Contract clock

An interface for exposing a contract's clock value and details
ReviewStandards Track: ERC
Created: 2023-01-25
Hadrien Croubois (@Amxx), Francisco Giordano (@frangio)
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1 min read

ERC-6372 proposes the addition of a contract clock to the Ethereum blockchain. The contract clock would allow for the scheduling of contract executions at specific times or intervals, similar to a cron job in traditional computing. This would enable developers to create time-based smart contracts, such as recurring payments or time-based auctions, without the need for external services or manual intervention. The proposal includes details on the implementation of the contract clock, including the use of a timestamp oracle and the ability to cancel scheduled executions. The proposal is still in draft form as of January 2023.

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Many contracts rely on some clock for enforcing delays and storing historical data. While some contracts rely on block numbers, others use timestamps. There is currently no easy way to discover which time-tracking function a contract internally uses. This EIP proposes to standardize an interface for contracts to expose their internal clock and thus improve composability and interoperability.


Many contracts check or store time-related information. For example, timelock contracts enforce a delay before an operation can be executed. Similarly, DAOs enforce a voting period during which stakeholders can approve or reject a proposal. Last but not least, voting tokens often store the history of voting power using timed snapshots.

Some contracts do time tracking using timestamps while others use block numbers. In some cases, more exotic functions might be used to track time.

There is currently no interface for an external observer to detect which clock a contract uses. This seriously limits interoperability and forces devs to make risky assumptions.


The key words “MUST”, “MUST NOT”, “REQUIRED”, “SHALL”, “SHALL NOT”, “SHOULD”, “SHOULD NOT”, “RECOMMENDED”, “MAY”, and “OPTIONAL” in this document are to be interpreted as described in RFC 2119.

Compliant contracts MUST implement the clock and CLOCK_MODE functions as specified below.

interface IERC6372 { function clock() external view returns (uint48); function CLOCK_MODE() external view returns (string); }



This function returns the current timepoint according to the mode the contract is operating on. It MUST be a non-decreasing function of the chain, such as block.timestamp or block.number.

- name: clock type: function stateMutability: view inputs: [] outputs: - name: timepoint type: uint48


This function returns a machine-readable string description of the clock the contract is operating on.

This string MUST be formatted like a URL query string (a.k.a. application/x-www-form-urlencoded), decodable in standard JavaScript with new URLSearchParams(CLOCK_MODE).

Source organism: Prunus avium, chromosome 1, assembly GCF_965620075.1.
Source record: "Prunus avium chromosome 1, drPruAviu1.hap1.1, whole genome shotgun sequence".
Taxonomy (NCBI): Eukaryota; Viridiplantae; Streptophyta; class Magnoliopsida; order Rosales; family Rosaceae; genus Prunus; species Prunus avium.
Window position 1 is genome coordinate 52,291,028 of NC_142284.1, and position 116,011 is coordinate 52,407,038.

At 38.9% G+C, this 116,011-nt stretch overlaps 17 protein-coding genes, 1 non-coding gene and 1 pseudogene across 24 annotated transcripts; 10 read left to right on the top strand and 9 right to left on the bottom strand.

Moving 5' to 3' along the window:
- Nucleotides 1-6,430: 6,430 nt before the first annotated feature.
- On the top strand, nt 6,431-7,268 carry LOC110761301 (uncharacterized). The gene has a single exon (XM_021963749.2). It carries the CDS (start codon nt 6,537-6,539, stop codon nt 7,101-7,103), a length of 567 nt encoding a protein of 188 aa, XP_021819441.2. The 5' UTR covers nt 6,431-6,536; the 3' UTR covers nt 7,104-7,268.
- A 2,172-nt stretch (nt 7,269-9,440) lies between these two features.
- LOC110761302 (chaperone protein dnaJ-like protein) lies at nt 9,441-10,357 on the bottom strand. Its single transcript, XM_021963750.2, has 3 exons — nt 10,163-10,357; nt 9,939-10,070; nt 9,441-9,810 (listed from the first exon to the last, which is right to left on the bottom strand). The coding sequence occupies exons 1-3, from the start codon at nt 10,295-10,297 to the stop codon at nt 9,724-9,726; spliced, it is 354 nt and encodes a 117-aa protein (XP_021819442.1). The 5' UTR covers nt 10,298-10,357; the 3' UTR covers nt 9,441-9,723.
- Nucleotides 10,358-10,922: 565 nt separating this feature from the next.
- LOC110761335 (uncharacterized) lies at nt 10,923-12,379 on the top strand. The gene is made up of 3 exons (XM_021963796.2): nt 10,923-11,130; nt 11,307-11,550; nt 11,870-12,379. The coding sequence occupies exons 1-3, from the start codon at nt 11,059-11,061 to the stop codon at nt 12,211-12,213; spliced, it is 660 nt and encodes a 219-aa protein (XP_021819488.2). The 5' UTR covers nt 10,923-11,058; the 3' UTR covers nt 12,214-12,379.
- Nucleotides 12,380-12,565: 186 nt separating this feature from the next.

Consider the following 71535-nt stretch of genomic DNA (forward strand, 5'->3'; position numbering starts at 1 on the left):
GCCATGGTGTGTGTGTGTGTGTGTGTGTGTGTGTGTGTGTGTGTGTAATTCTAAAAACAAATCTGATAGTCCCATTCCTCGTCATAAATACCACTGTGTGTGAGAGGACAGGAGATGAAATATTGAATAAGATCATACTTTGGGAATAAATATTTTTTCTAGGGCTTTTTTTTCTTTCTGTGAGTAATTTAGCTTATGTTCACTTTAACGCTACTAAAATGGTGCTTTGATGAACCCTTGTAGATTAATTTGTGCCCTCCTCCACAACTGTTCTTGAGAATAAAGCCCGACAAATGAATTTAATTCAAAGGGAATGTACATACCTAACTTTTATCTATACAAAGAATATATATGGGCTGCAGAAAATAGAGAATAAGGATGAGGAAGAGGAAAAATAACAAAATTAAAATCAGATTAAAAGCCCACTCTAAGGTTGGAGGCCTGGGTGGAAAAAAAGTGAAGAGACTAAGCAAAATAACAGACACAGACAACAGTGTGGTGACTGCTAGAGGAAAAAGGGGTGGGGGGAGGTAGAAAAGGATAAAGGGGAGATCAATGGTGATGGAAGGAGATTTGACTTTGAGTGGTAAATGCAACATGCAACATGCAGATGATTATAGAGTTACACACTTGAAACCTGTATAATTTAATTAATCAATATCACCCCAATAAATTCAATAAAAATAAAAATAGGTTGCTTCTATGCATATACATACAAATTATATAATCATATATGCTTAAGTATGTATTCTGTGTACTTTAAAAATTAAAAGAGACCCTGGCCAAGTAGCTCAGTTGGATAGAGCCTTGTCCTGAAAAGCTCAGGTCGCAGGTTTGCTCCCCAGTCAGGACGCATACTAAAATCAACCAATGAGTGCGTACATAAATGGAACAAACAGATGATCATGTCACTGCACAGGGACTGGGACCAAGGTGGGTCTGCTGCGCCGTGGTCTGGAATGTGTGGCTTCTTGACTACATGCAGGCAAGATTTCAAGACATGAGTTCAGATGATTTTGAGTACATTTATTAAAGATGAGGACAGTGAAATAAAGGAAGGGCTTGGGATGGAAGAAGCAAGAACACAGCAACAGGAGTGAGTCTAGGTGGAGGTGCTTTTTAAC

• If operating using block number:
    • If the block number is that of the NUMBER opcode (0x43), then this function MUST return mode=blocknumber&from=default.
    • If it is any other block number, then this function MUST return mode=blocknumber&from=<CAIP-2-ID>, where <CAIP-2-ID> is a CAIP-2 Blockchain ID such as eip155:1.
  • If operating using timestamp, then this function MUST return mode=timestamp.
  • If operating using any other mode, then this function SHOULD return a unique identifier for the encoded mode field.
- name: CLOCK_MODE type: function stateMutability: view inputs: [] outputs: - name: descriptor type: string

Expected properties

  • The clock() function MUST be non-decreasing.


clock returns uint48 as it is largely sufficient for storing realistic values. In timestamp mode, uint48 will be enough until the year 8921556. Even in block number mode, with 10,000 blocks per second, it would be enough until the year 2861. Using a type smaller than uint256 allows storage packing of timepoints with other associated values, greatly reducing the cost of writing and reading from storage.

Depending on the evolution of the blockchain (particularly layer twos), using a smaller type, such as uint32 might cause issues fairly quickly. On the other hand, anything bigger than uint48 appears wasteful.

In addition to timestamps, it is sometimes necessary to define durations or delays, which are a difference between timestamps. In the general case, we would expect these values to be represented with the same type than timepoints (uint48). However, we believe that in most cases uint32 is a good alternative, as it represents over 136 years if the clock operates using seconds. In most cases, we recommend using uint48 for storing timepoints and using uint32 for storing durations. That recommendation applies to "reasonable" durations (delay for a timelock, voting or vesting duration, ...) when operating with timestamps or block numbers that are more than 1 second apart.

Security Considerations

No known security issues.

Copyright and related rights waived via CC0.

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